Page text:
Saheed, wateraid Nigeria

merci Monsieur

Mon cher  ami

 

Je suis hereux de savoir du partage des defis partages et me demande si tu as besoin d'un apui quelconque de Papa ou de tou autre point focal; pour ma part, je m'en vais partager mon experience par rapport a l'insuffissance de financement 

Good Work

This is good. Despite the contextual  challlenges, you have achieved a lot within a short time . More greese to your elbolws.

Bravo Gulilat et WSF.

Bravo Gulilat et versez le FSM bon Travail. Tenez bon!

Saleck, WaterAid au Mali

Thank you!

Saleck it is always nice working with and learning and sharing with you.  It is  good to have you here in addis for this joint meeting. Gulilat 

A GOOD SUMMARY OF GTF WORK IN ETHIOPIA SOCIO-POLITICAL CONTEXT

Thank you for sending this, to be successful working in any environment especially in the development sector, it is first very important to know your limitations and there after develop strategies for engagement. so i think you are moving in the right direction.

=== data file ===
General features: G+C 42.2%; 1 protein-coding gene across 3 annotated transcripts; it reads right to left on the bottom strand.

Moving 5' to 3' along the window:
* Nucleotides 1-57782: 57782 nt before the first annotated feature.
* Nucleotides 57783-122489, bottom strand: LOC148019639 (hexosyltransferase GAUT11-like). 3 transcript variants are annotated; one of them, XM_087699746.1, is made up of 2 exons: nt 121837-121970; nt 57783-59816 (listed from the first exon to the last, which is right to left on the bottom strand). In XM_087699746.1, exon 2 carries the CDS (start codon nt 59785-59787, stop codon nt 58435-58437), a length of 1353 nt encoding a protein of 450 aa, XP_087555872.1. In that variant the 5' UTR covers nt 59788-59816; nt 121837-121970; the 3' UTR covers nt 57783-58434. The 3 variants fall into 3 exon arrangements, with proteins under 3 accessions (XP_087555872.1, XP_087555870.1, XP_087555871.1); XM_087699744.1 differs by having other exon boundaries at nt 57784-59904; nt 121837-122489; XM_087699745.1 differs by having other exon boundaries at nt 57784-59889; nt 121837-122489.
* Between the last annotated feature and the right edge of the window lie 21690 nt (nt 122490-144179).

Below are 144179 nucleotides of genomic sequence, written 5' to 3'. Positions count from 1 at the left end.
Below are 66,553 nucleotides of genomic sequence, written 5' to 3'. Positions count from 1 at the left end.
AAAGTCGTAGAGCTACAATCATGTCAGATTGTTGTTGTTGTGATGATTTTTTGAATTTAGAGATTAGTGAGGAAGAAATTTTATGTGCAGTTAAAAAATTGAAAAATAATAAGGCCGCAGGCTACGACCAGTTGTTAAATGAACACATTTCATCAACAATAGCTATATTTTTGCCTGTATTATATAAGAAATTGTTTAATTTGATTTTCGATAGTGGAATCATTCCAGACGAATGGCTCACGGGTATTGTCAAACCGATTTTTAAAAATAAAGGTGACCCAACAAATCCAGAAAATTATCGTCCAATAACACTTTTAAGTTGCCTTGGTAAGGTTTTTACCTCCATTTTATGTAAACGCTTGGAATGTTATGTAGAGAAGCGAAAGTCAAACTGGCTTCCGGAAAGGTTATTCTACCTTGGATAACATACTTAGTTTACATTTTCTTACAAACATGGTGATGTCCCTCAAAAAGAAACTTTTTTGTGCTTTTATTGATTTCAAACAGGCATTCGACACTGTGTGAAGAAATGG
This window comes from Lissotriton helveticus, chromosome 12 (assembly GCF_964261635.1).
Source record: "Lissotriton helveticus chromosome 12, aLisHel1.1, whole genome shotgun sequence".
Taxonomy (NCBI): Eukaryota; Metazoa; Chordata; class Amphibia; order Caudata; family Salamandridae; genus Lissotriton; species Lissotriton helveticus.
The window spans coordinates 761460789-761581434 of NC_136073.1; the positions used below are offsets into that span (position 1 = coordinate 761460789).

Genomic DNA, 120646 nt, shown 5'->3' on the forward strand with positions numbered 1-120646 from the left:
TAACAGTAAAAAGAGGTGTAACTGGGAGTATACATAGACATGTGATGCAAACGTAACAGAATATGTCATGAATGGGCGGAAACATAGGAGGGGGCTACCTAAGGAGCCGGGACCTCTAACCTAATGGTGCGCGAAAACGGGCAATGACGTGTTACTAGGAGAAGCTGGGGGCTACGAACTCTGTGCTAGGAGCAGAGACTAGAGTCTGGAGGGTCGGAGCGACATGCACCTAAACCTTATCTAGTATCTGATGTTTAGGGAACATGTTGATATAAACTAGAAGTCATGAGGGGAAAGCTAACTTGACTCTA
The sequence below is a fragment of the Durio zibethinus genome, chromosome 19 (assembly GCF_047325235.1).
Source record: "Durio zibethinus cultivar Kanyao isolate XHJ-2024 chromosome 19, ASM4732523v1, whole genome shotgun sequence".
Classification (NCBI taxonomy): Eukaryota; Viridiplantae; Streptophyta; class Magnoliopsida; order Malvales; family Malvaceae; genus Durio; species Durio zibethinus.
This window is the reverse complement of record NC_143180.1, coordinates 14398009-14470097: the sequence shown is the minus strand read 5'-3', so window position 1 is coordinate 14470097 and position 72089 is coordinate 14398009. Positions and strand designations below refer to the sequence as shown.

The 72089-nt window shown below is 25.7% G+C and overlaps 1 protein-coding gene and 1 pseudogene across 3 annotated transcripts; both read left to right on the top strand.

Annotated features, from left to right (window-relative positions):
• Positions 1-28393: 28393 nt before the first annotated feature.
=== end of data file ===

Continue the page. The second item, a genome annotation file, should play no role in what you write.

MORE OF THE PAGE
Saheed, Zainab, Juliet, David, Romeo

wateraid Nigeria,

Nice to get you on this issue

 

This is some what good but could you give us more on the impact of the projct on the LNGOs.

thanks for sharing

Gulilat, thank you for taking the time out to share your experiences with us. It would be really interesting to hear more about your influencing strategy when it is completed. It would also be great if you could share more about the impacts of the 2009 Proclamation on your work.

Kolleen, FAN Secretariat

GTF WORK - A VIEW FROM ETHIOPIA

 This is good. Despite the contextual challenges, appreciable progress has been made. With good dialogue with government, more can be achieved.